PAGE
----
Olimoley talks about admining esports tournies, the Korean matchfixing scandal, WCS, and much more.
Olivia ‘Olimoley’ Wong is a pillar of the StarCraft 2 esports scene. Starting with TeSPA in 2012, Olivia worked her way into crucial, but less glamorous roles than we traditionally hear about in esports. Rather than becoming a caster or working in front of a camera, Olimoley assumed roles such as webmaster for TeSPA, and content management and team management for Axiom Esports (the StarCraft 2 team that was owned and created by Genna and John Bain).
Currently, Olivia is perhaps best known as the founder and admin of the Olimoleague, a Korean based weekly SC2 tournament. The Olimoleague has been gathering steam in recent months, partnering with Twitch Korea and hosting offline monthly finals.
With her insight on the Korean matchfixing scandal, the WCS system, grassroots esports initiatives, and so much more, Olimoley can provide some keen insight on the inner workings of StarCraft 2 esports and the Korean scene at large.
Approximate Time Stamps:
1:00 – How’s Crank doing with his injury?
2:30 – How are your dogs doing? What was it like bringing them from the US to Korea?
3:45 – How did you get into gaming?
6:00 – How did you start your esports journey?
7:00 – What was it like working with TeSPA in the early days?
8:00 – How did you join up with Axiom Esports?
9:18 – While you were the Axiom content manager, you focused on content that showcased the Korean players’ personalities. What were your goals with this content?
12:07 – Do you think this content had an effect on the SC2 scene overall?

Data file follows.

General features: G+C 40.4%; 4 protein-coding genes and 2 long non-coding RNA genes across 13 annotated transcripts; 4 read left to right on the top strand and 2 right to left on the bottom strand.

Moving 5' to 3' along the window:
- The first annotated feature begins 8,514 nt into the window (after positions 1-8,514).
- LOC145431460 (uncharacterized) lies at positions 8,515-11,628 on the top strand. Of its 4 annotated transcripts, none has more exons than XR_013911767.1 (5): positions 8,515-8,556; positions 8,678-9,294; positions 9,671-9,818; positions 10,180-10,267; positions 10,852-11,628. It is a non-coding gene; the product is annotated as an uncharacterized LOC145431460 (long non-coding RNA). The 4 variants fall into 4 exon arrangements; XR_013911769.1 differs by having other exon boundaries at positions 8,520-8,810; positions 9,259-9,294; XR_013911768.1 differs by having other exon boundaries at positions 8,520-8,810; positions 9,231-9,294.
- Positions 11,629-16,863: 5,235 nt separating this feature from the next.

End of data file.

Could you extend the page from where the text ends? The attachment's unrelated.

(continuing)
14:05 – Axiom felt like a team that was very close knit. What was it like working in that environment?
16:42 – Tell us about your involvement with Totalbiscuit’s Shoutcraft Kings.
20:00 – Tell us about how you came up with the idea for the Olimoleague.
22:30 – Were you concerned with crowdfunding the Olimoleague?
24:55 – How did the partnership between Twitch Korea and the Olimoleague come to be?
26:21 – Can you tell us anything about VSL, the studio where the Olimoleague is run?
27:25 – Is growing the Olimoleague’s Korean audience a high priority goal for you?
28: 35 – Lots of people speculated that the end of Proleague would mean better numbers for the Olimolgeaue. Have you seen a bump since that announcement?
30:48 –How big a factor was matchfixing in the closure of Proleague and the Kespa SC2 teams?
36:35 – You helped to break the matchfixing scandal in 2015. How did you come upon the knowledge that matchfixing had become an issue in Korean StarCraft 2?
39:36 – WCS 2017 has been revealed, a format that will stay with us into 2018 as well. What are your initial impressions of WCS 2017’s format?
42:44 – Are you satisfied with the number of global events that are scheduled for WCS 2017?
45:50 – As a leader in the grassroots SC2 scene, do you feel that WCS 2017 is a better format for people like you?
47:10 – SPOTV released a statement in regards to SSL that implied that they would still produce SC2 content in 2017. Do you know anything about that?
47:48 – Where do you see the Korean SC2 scene headed now?
50:20 – IEM Gyeonggi has faced problems with scheduling. Can you speak to the controversy surrounding this event?
53:50 – FAN QUESTIONS HardRevenge from Twitter asks: What’s the most frustrating part of administrating an event/tournament? Do you have any stories that you want to share?
Mycmo on Reddit asks: What’s the one thing that anyone should keep in mind when they’re running a tournament?
58:25 – What are your personal goals/plans for esports in 2017?
1:00:17 – Wrap up
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